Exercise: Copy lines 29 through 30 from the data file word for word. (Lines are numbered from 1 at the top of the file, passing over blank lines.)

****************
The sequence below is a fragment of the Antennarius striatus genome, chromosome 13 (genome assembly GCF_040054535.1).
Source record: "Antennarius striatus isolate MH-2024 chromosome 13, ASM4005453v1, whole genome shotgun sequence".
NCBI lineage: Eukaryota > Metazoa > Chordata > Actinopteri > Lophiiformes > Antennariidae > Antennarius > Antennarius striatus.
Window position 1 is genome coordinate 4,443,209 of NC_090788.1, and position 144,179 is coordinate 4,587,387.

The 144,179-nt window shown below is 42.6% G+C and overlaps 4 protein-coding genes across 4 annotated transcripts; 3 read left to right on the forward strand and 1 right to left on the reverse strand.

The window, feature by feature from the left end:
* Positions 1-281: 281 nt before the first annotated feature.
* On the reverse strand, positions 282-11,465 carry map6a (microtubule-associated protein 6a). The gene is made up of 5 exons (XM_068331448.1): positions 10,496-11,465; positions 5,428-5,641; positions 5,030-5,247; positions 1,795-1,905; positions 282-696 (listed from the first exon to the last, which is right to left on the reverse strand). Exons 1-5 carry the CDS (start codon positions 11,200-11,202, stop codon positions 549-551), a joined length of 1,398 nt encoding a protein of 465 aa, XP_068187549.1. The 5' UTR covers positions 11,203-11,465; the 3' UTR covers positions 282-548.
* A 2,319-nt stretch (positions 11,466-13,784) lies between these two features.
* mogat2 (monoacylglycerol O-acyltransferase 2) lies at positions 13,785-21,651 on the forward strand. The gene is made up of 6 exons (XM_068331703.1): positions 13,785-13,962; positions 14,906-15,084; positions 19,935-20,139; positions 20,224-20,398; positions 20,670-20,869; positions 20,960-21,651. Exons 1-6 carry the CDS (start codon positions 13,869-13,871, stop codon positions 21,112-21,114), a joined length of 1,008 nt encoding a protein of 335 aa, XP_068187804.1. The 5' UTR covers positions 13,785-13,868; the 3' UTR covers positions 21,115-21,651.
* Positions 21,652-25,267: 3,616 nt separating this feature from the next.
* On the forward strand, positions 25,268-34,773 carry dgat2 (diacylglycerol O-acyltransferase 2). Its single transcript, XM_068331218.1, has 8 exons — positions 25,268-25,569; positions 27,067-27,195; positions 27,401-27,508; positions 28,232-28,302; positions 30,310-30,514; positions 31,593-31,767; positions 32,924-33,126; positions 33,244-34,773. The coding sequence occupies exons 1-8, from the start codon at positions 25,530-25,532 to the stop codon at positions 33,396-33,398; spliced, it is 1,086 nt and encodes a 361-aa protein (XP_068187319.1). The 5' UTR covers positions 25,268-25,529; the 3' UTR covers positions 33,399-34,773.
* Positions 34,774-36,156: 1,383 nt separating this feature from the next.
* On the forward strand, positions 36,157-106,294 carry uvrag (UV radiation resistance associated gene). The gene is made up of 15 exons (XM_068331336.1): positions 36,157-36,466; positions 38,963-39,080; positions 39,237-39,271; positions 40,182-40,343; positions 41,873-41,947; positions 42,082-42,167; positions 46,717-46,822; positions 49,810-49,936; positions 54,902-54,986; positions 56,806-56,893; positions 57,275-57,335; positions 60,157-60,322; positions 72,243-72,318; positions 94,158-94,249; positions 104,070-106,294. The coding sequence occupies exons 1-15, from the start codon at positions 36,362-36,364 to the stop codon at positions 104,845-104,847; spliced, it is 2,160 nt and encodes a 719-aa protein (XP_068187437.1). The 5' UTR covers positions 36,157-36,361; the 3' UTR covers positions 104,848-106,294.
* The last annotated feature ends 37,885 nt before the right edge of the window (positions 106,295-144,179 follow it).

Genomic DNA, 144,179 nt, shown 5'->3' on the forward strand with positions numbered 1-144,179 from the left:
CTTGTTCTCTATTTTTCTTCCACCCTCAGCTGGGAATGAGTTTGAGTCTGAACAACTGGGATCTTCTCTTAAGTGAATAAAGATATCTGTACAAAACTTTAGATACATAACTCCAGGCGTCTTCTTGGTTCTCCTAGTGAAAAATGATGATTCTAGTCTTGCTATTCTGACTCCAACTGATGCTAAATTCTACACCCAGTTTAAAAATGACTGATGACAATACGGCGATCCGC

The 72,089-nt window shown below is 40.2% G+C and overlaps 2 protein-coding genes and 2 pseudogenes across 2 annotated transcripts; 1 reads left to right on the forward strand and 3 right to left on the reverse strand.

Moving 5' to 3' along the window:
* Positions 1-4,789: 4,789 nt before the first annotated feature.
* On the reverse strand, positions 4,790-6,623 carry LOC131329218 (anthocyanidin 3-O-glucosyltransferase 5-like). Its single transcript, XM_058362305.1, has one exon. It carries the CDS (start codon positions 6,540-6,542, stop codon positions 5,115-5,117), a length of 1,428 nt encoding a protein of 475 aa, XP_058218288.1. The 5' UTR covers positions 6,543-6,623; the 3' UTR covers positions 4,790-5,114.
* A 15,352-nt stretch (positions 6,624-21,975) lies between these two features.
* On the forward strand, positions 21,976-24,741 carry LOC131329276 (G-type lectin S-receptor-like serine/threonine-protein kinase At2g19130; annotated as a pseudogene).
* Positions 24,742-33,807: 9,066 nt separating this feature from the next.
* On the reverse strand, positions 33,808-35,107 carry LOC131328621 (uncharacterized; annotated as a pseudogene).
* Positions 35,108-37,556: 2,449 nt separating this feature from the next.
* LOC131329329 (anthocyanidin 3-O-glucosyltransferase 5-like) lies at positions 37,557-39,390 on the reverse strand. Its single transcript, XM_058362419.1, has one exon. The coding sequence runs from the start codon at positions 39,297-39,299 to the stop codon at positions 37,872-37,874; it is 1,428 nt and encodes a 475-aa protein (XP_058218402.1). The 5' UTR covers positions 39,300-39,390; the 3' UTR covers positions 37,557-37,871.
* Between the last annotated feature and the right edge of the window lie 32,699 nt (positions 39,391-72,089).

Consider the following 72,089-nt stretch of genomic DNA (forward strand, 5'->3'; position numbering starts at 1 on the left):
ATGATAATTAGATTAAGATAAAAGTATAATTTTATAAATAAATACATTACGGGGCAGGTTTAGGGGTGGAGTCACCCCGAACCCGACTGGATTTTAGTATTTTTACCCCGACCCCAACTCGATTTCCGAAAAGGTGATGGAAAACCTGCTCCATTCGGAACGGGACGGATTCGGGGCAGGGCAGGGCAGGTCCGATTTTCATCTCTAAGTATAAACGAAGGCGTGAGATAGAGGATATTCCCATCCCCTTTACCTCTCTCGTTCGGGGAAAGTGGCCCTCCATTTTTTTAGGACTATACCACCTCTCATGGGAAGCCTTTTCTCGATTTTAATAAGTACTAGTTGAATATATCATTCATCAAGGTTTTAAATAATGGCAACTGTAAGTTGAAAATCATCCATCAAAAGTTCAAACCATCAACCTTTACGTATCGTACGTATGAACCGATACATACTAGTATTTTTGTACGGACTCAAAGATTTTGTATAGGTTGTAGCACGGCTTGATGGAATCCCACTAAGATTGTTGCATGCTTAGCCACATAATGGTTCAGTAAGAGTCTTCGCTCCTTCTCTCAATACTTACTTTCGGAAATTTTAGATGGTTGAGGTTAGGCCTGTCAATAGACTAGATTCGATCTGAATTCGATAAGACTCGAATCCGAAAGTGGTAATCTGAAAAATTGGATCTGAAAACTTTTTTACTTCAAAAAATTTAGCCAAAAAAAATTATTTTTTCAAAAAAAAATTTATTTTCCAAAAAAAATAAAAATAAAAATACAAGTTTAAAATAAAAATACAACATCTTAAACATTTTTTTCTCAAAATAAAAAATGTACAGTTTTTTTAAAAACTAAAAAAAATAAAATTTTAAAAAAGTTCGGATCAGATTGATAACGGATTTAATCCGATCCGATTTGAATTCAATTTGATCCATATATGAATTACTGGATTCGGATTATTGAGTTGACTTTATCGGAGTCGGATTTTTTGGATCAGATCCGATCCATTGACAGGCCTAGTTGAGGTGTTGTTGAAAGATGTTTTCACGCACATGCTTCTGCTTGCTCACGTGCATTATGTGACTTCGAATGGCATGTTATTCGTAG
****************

Consider the following 72,089-nt stretch of genomic DNA (forward strand, 5'->3'; position numbering starts at 1 on the left):
ATGATAATTAGATTAAGATAAAAGTATAATTTTATAAATAAATACATTACGGGGCAGGTTTAGGGGTGGAGTCACCCCGAACCCGACTGGATTTTAGTATTTTTACCCCGACCCCAACTCGATTTCCGAAAAGGTGATGGAAAACCTGCTCCATTCGGAACGGGACGGATTCGGGGCAGGGCAGGGCAGGTCCGATTTTCATCTCTAAGTATAAACGAAGGCGTGAGATAGAGGATATTCCCATCCCCTTTACCTCTCTCGTTCGGGGAAAGTGGCCCTCCATTTTTTTAGGACTATACCACCTCTCATGGGAAGCCTTTTCTCGATTTTAATAAGTACTAGTTGAATATATCATTCATCAAGGTTTTAAATAATGGCAACTGTAAGTTGAAAATCATCCATCAAAAGTTCAAACCATCAACCTTTACGTATCGTACGTATGAACCGATACATACTAGTATTTTTGTACGGACTCAAAGATTTTGTATAGGTTGTAGCACGGCTTGATGGAATCCCACTAAGATTGTTGCATGCTTAGCCACATAATGGTTCAGTAAGAGTCTTCGCTCCTTCTCTCAATACTTACTTTCGGAAATTTTAGATGGTTGAGGTTAGGCCTGTCAATAGACTAGATTCGATCTGAATTCGATAAGACTCGAATCCGAAAGTGGTAATCTGAAAAATTGGATCTGAAAACTTTTTTACTTCAAAAAATTTAGCCAAAAAAAATTATTTTTTCAAAAAAAAATTTATTTTCCAAAAAAAATAAAAATAAAAATACAAGTTTAAAATAAAAATACAACATCTTAAACATTTTTTTCTCAAAATAAAAAATGTACAGTTTTTTTAAAAACTAAAAAAAATAAAATTTTAAAAAAGTTCGGATCAGATTGATAACGGATTTAATCCGATCCGATTTGAATTCAATTTGATCCATATATGAATTACTGGATTCGGATTATTGAGTTGACTTTATCGGAGTCGGATTTTTTGGATCAGATCCGATCCATTGACAGGCCTAGTTGAGGTGTTGTTGAAAGATGTTTTCACGCACATGCTTCTGCTTGCTCACGTGCATTATGTGACTTCGAATGGCATGTTATTCGTAG